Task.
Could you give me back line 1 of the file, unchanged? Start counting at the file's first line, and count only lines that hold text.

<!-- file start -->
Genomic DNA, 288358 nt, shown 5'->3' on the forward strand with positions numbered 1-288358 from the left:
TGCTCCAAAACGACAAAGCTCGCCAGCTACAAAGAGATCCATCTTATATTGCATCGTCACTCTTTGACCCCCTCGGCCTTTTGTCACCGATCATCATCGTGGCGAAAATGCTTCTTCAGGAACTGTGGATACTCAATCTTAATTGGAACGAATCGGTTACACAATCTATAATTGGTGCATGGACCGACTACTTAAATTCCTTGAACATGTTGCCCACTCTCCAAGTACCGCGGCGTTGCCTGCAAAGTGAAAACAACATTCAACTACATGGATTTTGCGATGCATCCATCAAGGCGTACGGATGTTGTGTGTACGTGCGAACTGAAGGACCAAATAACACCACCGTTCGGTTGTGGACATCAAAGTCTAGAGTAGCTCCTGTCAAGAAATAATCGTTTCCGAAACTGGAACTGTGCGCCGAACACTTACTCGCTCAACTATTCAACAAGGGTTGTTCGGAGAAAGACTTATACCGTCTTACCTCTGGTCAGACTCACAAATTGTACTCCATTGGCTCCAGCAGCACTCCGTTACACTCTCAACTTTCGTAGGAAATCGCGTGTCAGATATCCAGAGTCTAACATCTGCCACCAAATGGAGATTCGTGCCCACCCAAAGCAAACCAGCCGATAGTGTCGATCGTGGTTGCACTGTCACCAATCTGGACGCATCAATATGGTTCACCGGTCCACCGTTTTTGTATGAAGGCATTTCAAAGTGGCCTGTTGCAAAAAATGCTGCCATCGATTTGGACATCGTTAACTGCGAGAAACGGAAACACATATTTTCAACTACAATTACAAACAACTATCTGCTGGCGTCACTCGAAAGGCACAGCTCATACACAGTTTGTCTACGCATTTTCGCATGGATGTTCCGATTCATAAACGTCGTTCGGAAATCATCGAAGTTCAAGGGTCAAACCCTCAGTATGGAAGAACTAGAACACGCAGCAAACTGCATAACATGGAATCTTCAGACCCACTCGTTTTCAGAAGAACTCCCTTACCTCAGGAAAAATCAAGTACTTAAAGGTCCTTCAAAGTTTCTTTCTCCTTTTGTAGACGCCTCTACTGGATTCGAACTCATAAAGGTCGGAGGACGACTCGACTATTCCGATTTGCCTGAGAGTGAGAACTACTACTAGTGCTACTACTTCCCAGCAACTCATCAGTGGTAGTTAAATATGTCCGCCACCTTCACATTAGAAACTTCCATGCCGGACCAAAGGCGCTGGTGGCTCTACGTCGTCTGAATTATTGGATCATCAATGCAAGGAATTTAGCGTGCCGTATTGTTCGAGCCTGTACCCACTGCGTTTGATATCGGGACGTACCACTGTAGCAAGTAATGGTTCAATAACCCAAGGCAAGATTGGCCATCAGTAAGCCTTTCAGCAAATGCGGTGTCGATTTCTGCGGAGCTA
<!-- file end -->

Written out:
Genomic DNA, 288358 nt, shown 5'->3' on the forward strand with positions numbered 1-288358 from the left: